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Suppose we were to toss an unbiased coin 4 times in succession. What is the probability, P(k), of obtaining k heads? There are 16 different ways the coins might land; each is equally probable. Let's write down all 16 but group them according to how many heads appear, using the binary notation 1 = heads, 0 = tails:

Sequence No. heads P(k)

0000 0 P(0) = 1/16
1000 1
0100 1 P(1) = 4/16 = 1/4
0010 1
0001 1
1100 2
1010 2
1001 2
0110 2 P(2) = 6/16 = 3/8
0101 2
0011 2
1110 3
1101 3
1011 3 P(3) = 4/16 = 1/4
0111 3
1111 4 P(4) = 1/16

From Eq. A. 1, the probability of a given sequence is 1/16. From Eq. A.2, the probability of obtaining the sequence 1000, 0100, 0010, or 0001, i.e., a sequence in which 1 head appears, is 1/16 + 1/16 + 1/16 + 1/16 = 1/4. The third column lists these probabilities, P(k).

The results of these calculations can be summarized by plotting P(k) as a function of k, as shown in Fig. A.1. Such a plot is called a theoretical probability distribution. The peak value, k = 2, is the most probable value. Since the curve is symmetric about k = 2, this value also must be the mean value. One can compute the mean or expectation value of k by adding the number of heads obtained for each of the sequences shown in the table and dividing by 16, or - and this is the same thing - by weighting each possible value of k by the probability of obtaining that value, P(k), and computing the sum:

Equation A.9 (A.9)

Figure 1

Figure A.1. The probability, P(k), of obtaining k heads in 4 tosses of an unbiased coin. This theoretical probability distribution is discrete; it is defined only for the integer values k = 0, 1, 2, 3, or 4. A smooth line is drawn through the points only to make it easier to visualize the trend. The distribution has a mean value 2 and a standard deviation 1.

The value of this sum is (0)(1/16) + (1)(1/4) + (2)(3/8) + (3)(1/4) + (4)(1/16) = 0 + 1/4 + 3/4 + 3/4 + 1/4 = 2, as expected. Note that

Equation A.10 (A.10)

The probability of obtaining 0, 1, 2, 3, or 4 heads is 1. The distribution is properly normalized.

Note also that if a is a constant (does not depend on the variable k),

Equation A.11 (A.11)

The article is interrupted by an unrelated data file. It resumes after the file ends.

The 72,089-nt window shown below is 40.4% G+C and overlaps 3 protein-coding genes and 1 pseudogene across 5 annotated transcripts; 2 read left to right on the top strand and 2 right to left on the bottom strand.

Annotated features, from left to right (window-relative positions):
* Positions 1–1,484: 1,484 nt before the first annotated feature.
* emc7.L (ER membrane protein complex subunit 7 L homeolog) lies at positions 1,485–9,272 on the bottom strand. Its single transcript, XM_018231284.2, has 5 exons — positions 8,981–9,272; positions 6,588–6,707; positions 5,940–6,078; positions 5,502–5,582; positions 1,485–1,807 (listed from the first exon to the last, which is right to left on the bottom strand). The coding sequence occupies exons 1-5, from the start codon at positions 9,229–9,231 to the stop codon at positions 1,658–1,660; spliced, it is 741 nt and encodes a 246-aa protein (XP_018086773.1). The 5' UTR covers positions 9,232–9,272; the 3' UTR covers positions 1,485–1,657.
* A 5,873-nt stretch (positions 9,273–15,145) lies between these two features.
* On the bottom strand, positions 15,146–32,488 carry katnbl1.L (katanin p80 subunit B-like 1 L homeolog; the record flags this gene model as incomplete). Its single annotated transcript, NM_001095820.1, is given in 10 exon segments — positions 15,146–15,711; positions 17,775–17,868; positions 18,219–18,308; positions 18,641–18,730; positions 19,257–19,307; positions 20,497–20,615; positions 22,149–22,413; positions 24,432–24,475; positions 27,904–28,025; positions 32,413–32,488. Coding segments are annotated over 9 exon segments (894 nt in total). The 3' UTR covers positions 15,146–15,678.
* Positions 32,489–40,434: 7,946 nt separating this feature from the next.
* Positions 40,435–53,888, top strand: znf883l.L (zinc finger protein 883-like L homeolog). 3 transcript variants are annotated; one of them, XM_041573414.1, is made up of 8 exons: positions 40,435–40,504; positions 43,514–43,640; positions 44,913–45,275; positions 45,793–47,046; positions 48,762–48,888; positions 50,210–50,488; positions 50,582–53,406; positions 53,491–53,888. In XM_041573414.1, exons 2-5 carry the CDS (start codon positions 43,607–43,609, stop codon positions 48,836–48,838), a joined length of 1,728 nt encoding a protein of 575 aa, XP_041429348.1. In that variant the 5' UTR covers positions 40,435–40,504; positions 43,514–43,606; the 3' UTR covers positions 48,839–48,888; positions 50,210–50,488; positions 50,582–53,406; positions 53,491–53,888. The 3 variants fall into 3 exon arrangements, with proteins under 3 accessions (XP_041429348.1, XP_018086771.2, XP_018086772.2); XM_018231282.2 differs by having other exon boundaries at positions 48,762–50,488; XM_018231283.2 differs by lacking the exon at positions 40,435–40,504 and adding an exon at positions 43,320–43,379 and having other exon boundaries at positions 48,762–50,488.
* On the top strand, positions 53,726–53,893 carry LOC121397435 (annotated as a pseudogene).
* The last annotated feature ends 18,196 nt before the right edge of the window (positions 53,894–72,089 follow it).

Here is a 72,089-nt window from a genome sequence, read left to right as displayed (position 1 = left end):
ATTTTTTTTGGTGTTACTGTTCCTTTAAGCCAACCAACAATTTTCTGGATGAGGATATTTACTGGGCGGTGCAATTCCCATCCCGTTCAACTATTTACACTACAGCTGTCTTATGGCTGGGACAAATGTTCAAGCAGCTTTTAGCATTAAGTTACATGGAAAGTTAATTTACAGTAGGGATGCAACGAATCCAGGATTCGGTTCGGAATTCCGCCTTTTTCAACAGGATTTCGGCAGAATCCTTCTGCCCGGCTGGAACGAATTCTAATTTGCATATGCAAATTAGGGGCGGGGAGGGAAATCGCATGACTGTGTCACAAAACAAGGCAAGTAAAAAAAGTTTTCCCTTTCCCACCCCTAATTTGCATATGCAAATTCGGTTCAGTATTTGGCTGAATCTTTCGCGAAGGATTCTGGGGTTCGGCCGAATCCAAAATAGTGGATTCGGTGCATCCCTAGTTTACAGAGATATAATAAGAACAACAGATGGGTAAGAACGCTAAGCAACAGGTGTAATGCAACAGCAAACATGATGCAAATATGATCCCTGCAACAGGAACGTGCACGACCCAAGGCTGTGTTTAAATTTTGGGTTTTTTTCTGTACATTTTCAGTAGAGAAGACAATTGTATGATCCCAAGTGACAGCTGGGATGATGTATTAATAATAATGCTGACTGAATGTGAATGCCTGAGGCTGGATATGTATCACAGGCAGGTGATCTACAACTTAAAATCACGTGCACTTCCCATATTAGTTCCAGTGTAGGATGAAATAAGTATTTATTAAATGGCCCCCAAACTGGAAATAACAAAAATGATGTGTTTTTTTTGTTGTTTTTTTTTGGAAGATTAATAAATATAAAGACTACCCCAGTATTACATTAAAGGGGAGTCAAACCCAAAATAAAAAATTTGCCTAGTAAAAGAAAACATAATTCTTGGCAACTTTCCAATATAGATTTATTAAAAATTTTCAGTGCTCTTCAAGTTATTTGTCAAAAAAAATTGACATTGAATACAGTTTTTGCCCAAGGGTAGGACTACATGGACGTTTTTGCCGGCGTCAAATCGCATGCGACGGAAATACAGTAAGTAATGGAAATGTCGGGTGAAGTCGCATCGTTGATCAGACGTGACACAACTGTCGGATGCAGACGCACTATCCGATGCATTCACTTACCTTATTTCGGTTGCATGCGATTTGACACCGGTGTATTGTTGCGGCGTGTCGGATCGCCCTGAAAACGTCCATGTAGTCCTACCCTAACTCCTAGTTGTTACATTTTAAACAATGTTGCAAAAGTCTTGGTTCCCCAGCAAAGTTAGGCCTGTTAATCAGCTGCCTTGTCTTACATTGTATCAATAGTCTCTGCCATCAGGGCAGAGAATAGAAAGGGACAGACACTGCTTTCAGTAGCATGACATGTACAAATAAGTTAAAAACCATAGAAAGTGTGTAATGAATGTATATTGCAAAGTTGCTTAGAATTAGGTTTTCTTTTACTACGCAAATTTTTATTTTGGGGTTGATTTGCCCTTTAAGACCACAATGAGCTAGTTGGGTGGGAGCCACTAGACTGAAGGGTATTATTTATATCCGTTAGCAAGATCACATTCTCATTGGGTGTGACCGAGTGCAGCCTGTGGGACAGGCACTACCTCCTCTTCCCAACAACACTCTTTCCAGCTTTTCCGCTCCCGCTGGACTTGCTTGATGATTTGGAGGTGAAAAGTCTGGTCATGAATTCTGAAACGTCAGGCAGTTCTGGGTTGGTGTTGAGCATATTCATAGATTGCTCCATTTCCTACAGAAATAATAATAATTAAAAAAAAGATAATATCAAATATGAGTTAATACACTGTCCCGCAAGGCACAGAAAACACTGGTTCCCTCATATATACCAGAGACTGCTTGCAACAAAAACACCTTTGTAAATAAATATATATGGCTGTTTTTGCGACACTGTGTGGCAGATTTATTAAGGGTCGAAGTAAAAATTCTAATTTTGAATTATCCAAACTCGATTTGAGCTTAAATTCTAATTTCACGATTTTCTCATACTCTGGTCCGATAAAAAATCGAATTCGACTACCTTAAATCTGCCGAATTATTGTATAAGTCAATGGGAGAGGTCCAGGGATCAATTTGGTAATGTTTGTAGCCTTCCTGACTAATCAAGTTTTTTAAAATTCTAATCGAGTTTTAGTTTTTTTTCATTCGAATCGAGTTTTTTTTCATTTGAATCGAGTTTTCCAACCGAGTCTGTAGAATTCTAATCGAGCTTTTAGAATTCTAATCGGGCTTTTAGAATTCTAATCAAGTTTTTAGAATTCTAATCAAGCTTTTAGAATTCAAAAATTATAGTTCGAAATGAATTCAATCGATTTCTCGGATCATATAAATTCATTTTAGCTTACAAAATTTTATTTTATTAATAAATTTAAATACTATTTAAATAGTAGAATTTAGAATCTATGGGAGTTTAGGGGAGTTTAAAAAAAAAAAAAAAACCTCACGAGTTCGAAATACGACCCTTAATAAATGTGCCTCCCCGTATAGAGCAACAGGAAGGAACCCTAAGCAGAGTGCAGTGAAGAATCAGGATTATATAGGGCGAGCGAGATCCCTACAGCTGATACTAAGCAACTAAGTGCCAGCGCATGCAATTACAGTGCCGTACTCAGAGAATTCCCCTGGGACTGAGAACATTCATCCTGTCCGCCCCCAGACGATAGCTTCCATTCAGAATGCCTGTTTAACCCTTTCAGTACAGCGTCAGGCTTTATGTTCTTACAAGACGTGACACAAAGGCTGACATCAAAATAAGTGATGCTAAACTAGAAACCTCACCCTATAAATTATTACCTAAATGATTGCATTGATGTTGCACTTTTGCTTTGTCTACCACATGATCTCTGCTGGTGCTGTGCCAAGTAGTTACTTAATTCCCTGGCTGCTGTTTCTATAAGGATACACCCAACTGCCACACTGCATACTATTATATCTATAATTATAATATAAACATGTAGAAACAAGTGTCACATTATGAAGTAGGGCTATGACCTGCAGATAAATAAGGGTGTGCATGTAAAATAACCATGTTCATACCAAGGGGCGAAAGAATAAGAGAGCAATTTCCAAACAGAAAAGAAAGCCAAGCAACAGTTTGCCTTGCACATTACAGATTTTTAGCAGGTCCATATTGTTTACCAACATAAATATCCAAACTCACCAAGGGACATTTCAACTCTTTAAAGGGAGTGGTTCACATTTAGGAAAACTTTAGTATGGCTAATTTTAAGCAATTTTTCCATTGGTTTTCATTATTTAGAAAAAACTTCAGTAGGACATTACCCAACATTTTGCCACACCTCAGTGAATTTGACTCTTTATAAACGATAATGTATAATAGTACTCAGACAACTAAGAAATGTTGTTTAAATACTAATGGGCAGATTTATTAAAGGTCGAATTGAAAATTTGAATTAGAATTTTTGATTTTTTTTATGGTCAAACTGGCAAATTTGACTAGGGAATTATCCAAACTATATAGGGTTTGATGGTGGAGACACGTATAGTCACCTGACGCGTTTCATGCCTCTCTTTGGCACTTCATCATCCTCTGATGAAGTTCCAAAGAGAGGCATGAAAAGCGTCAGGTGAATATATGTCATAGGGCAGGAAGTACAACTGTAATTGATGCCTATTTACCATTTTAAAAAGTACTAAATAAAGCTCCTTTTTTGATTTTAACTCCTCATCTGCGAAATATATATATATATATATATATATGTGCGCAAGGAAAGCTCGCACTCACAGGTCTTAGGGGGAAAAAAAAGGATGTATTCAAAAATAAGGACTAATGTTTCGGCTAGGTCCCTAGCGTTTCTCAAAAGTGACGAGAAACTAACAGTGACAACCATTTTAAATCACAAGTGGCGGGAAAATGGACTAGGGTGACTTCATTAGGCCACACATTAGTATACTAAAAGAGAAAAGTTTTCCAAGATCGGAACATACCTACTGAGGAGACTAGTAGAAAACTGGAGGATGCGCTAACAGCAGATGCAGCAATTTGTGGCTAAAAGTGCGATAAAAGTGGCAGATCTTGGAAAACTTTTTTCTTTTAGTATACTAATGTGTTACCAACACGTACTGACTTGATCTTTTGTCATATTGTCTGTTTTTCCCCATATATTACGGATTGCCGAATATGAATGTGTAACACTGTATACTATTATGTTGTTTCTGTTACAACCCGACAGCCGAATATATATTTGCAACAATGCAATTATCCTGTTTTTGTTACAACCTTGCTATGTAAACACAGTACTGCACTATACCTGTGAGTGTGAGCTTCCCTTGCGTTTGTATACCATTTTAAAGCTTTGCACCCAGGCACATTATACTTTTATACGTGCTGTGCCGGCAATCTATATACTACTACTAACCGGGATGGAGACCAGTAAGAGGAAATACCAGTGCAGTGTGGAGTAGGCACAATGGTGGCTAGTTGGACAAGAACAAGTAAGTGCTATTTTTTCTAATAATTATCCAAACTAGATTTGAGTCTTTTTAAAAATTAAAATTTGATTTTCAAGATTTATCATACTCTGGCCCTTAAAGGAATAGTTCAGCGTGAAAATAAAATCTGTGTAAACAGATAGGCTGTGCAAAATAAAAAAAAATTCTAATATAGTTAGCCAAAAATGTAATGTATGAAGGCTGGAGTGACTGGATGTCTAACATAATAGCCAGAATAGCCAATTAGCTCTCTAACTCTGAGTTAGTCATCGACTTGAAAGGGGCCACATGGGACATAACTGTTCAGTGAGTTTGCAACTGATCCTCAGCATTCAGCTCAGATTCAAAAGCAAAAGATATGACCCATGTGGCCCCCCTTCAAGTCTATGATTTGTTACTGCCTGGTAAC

Equation A.12 (A.12)

It is useful to have some measure of the width or spread of a distribution about its mean. One might compute <k - µ>, the expectation value of the deviation of k from the mean µ = <k>, but the answer always comes out 0. It makes more sense to compute the expectation value of the square of the deviation, namely

Equation A.13 (A.13)

This quantity is called the variance. Its square root, sigma, is called the standard deviation. Since µ = <k> and µ2 = <k>2 are constants, Eq. A.13 can be simplified. It follows from Eqs. A.11 and A.12 that

Equation A.14 (A.14)


Equation A.15 (A.15)

For the distribution of Fig. A.1, <k2> = (0)(1/16) + (1) (1/4) + (4)(3/8) + (9)(1/4) + (16)(1/16) = 0 + 1/4 + 6/4 + 9/4 + 1 = 5, <k>2 = 4, and sigma2 = 5 - 4 = 1.

It is instructive to sit down and actually flip a coin 4 times in succession, count the number of heads, and then repeat the experiment a large number of times. One can then construct an experimental probability distribution, with P(0) equal to the number of experiments that give 0 heads divided by the total number of experiments, P(1) equal to the number of experiments that give 1 head divided by the total number of experiments, etc. Two such distributions are shown in Fig. A.2. In the first (x), the total number of experiments was 10. In the second (o), the total number was 100.

Figure 2

Figure A.2. Two experimental probability distributions. In one (x), a coin was flipped 4 times in 10 successive experiments; the mean value is 2.30, the standard deviation is 1.22. In the other (o), a coin was flipped 4 times in 100 successive experiments; the mean value is 2.04, the standard deviation 1.05. The dashed curve is the theoretical probability distribution of Fig. A.1.

If you do not like flipping coins, you can build a probability machine of the sort shown in Fig. A.3. If the machine is level and well made, the probability that a ball bounces to the right or the left on striking the next pin is 1/2. The number of successive trials is equal to the number of rows of pins. If you drop 100 balls through this machine, they will pile up in the bins at the bottom, forming a distribution like the one shown in Fig. A.2. Or do the experiments on a computer: ask for a random number uniformly distributed between 0 and 1; if the number is less than or equal to 1/2, call it a head; if it is greater than 1/2, call it a tail. The data shown in Fig. A.2 were generated in this way.

The theoretical expectations are more closely met the larger the number of samples. What is the likelihood that the deviations between the experimental distributions and the theoretical distribution, evident in Fig. A.2, occur by chance? By how much are the mean values of the experimental distributions likely to differ from the mean value predicted by the theory? Questions of this kind often are encountered in the laboratory. They are dealt with in books on data reduction and error analysis and will not be pursued here.

Figure 3

Figure A.3. A probability machine of 4 rows. A ball dropped on the center pin of the top row bounces to the right or left and executes a random walk as it moves from row to row, arriving finally at one of the bins at the bottom. The rows and bins are numbered n = 1, 2, 3, 4 and k = 0, 1, 2, 3, 4, respectively; n is the bounce number and k is the number of bounces made to the right.

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